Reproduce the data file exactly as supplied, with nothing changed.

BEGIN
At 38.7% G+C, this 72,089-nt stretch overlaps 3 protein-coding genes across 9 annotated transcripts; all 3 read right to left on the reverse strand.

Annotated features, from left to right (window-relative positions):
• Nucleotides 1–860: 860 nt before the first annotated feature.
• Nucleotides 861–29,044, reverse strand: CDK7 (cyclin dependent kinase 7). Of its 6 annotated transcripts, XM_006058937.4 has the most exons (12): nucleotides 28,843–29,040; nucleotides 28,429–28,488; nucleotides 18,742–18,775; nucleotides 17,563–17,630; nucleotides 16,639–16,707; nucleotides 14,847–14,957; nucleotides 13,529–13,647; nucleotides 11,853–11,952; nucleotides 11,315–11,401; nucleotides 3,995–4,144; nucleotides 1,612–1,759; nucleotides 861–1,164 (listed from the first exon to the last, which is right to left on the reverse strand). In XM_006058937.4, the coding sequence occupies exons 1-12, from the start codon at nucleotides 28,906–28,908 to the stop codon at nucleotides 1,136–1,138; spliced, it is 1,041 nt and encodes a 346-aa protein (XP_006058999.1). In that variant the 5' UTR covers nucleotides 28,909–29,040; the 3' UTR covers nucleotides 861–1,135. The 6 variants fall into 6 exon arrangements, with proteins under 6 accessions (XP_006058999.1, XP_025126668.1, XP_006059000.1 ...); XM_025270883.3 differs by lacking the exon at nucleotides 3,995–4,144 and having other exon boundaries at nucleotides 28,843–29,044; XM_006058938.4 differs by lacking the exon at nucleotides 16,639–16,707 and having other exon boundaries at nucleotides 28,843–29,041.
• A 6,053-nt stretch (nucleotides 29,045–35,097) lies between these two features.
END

At 38.7% G+C, this 72,089-nt stretch overlaps 3 protein-coding genes across 9 annotated transcripts; all 3 read right to left on the reverse strand.

Annotated features, from left to right (window-relative positions):
• Nucleotides 1–860: 860 nt before the first annotated feature.
• Nucleotides 861–29,044, reverse strand: CDK7 (cyclin dependent kinase 7). Of its 6 annotated transcripts, XM_006058937.4 has the most exons (12): nucleotides 28,843–29,040; nucleotides 28,429–28,488; nucleotides 18,742–18,775; nucleotides 17,563–17,630; nucleotides 16,639–16,707; nucleotides 14,847–14,957; nucleotides 13,529–13,647; nucleotides 11,853–11,952; nucleotides 11,315–11,401; nucleotides 3,995–4,144; nucleotides 1,612–1,759; nucleotides 861–1,164 (listed from the first exon to the last, which is right to left on the reverse strand). In XM_006058937.4, the coding sequence occupies exons 1-12, from the start codon at nucleotides 28,906–28,908 to the stop codon at nucleotides 1,136–1,138; spliced, it is 1,041 nt and encodes a 346-aa protein (XP_006058999.1). In that variant the 5' UTR covers nucleotides 28,909–29,040; the 3' UTR covers nucleotides 861–1,135. The 6 variants fall into 6 exon arrangements, with proteins under 6 accessions (XP_006058999.1, XP_025126668.1, XP_006059000.1 ...); XM_025270883.3 differs by lacking the exon at nucleotides 3,995–4,144 and having other exon boundaries at nucleotides 28,843–29,044; XM_006058938.4 differs by lacking the exon at nucleotides 16,639–16,707 and having other exon boundaries at nucleotides 28,843–29,041.
• A 6,053-nt stretch (nucleotides 29,045–35,097) lies between these two features.